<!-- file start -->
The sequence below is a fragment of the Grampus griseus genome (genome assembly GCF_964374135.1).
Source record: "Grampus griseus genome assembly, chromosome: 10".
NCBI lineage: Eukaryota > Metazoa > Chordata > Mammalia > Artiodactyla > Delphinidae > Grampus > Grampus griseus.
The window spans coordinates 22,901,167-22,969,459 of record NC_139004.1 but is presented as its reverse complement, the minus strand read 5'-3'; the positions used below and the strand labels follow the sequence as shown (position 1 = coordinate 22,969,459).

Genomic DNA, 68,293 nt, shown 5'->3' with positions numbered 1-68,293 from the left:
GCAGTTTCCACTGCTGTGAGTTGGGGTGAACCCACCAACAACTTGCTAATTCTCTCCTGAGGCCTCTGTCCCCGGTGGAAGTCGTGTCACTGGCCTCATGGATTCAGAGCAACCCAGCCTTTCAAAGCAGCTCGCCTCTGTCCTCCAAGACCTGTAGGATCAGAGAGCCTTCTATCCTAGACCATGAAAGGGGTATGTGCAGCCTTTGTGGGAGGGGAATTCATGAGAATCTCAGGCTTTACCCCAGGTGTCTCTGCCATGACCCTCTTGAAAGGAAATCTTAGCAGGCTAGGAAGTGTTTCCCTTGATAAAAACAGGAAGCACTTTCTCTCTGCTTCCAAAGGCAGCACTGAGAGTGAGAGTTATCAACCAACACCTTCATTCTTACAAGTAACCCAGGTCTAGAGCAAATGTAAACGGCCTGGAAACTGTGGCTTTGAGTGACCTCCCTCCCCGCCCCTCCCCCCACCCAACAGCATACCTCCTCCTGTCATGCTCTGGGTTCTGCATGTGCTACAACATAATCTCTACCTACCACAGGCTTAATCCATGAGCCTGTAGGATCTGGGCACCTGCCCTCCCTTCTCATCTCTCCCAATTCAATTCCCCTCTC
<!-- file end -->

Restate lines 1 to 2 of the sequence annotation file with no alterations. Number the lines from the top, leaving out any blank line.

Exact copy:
The sequence below is a fragment of the Grampus griseus genome (genome assembly GCF_964374135.1).
Source record: "Grampus griseus genome assembly, chromosome: 10".